Why on earth couldnt you do the normal friend thing of "oh I do hope it goes well for you / that the IVF is an option / im thinking of you"

MovingOnUpMovingOnOut Thu 31-Mar-16 14:23:11

In the gentlest way possible, this is not your problem.

Be a friend and listen but you have to let these adults get on with making their own adult decisions.

I do agree though the chances for them are slim but what good will come from going on about it? The GP will set her straight and you'll probably have to be there to support her through that as a friend but beyond that it's really not your responsibility to take this on.

WonkoTheSane42 Thu 31-Mar-16 14:26:25

We were exchanging messages last week (planning to meet for her birthday) and she said as nothing's happened she is going to visit her GP, and ask for fertility testing, and about IVF. I said I wasn't sure if she would get IVF due to age...

You should have said "Good luck; I hope it goes well for you." Why are you so concerned about her fertility, family and finances? It's none of your business. Just wish her well and be a supportive friend.

ButEmilylovedhim Thu 31-Mar-16 14:30:20

I would be just around to listen. I'd let the professionals break any bad news. It doesn't sound like her and her DH are in the ideal position for looking after a baby but as it is fairly (very?) unlikely to happen, I would worry about if it happens.

bakeofffan Thu 31-Mar-16 14:30:44

I'm not going on about it. She asked for my input.

As a friend I'm concerned for her, that either post GP visit her entire life plan will come crashing down (and I'm not sure how supportive her DH will be, as I'm not sure he's ever been entirely on board with having kids anyway, he's just very much the anything for a quiet life type) or if not and if she does somehow manage to have a baby, that they are both entirely unprepared for how they will cope.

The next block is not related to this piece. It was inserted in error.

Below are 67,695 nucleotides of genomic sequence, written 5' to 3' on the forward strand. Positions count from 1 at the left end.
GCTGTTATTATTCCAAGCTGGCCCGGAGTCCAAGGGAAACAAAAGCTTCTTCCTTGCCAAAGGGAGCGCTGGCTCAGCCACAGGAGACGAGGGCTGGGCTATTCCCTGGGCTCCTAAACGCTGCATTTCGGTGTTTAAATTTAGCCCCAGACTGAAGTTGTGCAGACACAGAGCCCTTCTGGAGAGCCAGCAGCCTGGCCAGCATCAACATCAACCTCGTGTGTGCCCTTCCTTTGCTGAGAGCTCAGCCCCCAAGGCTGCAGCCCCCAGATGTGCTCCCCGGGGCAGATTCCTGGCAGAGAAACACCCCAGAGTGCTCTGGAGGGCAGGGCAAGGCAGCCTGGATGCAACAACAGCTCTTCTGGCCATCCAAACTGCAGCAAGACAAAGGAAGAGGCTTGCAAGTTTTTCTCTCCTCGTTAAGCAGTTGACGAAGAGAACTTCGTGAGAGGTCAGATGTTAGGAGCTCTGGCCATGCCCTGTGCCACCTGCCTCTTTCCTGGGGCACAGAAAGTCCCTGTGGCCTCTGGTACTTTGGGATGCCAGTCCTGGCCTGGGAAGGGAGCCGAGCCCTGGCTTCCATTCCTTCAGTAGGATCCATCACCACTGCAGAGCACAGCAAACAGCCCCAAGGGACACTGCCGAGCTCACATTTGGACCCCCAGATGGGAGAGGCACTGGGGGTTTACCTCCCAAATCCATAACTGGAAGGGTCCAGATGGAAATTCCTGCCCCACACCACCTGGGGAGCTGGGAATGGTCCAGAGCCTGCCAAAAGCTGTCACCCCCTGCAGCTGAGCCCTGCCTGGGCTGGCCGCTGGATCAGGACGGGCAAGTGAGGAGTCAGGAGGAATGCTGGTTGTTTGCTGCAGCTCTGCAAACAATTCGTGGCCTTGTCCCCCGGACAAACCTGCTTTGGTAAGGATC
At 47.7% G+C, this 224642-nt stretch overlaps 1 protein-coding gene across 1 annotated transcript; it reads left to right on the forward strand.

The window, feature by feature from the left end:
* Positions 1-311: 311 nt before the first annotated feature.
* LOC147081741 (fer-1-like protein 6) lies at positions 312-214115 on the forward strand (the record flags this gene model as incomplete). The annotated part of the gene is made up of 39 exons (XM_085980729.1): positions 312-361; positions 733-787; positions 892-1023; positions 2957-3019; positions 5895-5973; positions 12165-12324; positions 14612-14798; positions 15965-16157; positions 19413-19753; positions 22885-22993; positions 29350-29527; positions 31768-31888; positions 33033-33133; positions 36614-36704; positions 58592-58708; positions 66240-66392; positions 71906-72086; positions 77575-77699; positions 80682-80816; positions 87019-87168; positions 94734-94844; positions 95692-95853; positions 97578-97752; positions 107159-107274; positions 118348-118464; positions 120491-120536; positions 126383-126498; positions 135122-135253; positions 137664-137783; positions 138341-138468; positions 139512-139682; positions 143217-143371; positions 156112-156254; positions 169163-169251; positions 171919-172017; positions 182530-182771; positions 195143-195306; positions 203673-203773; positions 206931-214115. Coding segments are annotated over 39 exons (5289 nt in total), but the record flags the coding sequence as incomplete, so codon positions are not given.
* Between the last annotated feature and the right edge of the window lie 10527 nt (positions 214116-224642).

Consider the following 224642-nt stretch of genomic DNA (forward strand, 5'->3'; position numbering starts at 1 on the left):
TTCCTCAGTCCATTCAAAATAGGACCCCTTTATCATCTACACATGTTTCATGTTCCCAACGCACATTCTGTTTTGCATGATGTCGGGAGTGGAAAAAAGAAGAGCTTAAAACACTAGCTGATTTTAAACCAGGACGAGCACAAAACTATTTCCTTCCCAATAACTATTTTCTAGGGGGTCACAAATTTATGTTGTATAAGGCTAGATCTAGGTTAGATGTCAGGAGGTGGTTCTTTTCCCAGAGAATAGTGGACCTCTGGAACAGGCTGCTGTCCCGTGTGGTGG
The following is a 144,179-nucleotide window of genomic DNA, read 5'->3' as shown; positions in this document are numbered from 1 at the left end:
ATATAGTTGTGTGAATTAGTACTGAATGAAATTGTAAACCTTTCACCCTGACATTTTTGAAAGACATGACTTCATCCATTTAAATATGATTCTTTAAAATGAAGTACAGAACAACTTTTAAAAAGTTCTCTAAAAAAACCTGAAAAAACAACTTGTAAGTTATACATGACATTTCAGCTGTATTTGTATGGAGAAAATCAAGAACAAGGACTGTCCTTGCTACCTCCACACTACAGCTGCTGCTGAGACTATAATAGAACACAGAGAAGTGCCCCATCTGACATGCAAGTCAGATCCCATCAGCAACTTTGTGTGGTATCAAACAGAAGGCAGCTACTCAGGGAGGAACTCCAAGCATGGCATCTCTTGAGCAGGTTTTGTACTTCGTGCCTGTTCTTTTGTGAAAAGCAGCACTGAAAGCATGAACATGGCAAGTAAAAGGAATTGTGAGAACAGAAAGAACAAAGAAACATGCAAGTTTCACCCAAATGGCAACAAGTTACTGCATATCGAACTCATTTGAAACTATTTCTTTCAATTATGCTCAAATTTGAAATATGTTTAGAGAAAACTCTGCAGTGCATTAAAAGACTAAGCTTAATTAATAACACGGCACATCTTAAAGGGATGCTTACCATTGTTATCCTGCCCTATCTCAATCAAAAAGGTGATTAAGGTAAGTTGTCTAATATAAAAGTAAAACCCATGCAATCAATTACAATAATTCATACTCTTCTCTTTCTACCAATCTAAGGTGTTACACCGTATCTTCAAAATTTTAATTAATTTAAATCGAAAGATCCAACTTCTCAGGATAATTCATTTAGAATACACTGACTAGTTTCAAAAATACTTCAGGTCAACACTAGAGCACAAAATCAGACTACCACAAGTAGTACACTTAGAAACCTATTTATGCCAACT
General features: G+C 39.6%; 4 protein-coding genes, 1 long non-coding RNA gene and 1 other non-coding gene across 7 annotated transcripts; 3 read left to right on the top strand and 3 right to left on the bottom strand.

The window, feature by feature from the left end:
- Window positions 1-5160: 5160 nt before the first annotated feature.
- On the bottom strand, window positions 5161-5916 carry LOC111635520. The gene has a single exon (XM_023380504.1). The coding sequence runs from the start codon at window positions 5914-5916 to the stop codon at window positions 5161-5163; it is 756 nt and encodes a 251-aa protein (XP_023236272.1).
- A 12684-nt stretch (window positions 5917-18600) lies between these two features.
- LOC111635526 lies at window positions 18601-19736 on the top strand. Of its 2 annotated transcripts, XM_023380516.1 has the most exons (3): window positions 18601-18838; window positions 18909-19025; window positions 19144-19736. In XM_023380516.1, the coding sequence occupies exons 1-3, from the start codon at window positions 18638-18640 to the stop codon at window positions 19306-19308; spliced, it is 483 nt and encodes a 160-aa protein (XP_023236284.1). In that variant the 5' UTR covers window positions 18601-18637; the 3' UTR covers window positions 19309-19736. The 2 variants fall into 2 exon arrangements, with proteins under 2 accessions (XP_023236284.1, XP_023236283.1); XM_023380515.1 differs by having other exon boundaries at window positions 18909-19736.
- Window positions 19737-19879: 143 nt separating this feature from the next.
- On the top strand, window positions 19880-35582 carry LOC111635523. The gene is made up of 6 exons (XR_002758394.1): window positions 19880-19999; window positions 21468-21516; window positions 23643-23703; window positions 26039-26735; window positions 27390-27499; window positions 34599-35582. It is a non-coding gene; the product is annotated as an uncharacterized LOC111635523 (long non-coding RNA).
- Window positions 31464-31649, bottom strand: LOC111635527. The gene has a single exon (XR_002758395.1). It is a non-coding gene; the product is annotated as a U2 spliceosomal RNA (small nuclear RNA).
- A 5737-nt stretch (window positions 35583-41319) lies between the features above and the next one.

I have had to pick up the pieces for her many times in her life (when she got into massive debt, was homeless, got into situations involving the police and various exs, etc) and really I'm just trying to manage the inevitable fallout for this one way or another.

curren Thu 31-Mar-16 14:32:47

Quite honestly, I would be concerned too. No friends should judge each other. But you usually know your friends well enough to know things may not be a great idea.

I have two friends who are having a baby at the moment. I am concerned as one (says it himself) he is very selfish and loves his freedom. Like to be able to just do things at a moments notice. His husband very much lives to make him happy.

However I also know it's none of my business. It's entirely possible things will change when a baby is in the mix.

The truth is wether your friend gets Ivf or not isn't your business although she may need you if she doesn't get it, for support. As a friend all you can do is support her wether it works out how she planned or not.

LaContessaDiPlump Thu 31-Mar-16 14:33:41

I have had to pick up the pieces for her many times in her life


curren Thu 31-Mar-16 14:35:02

Cross post.

In that case, you need to decide wether you can continue to support her.

I don't believe anyone should feel responsible for picking up someone's else pieces. We all do it for our friends but sometimes you need to put yourself first.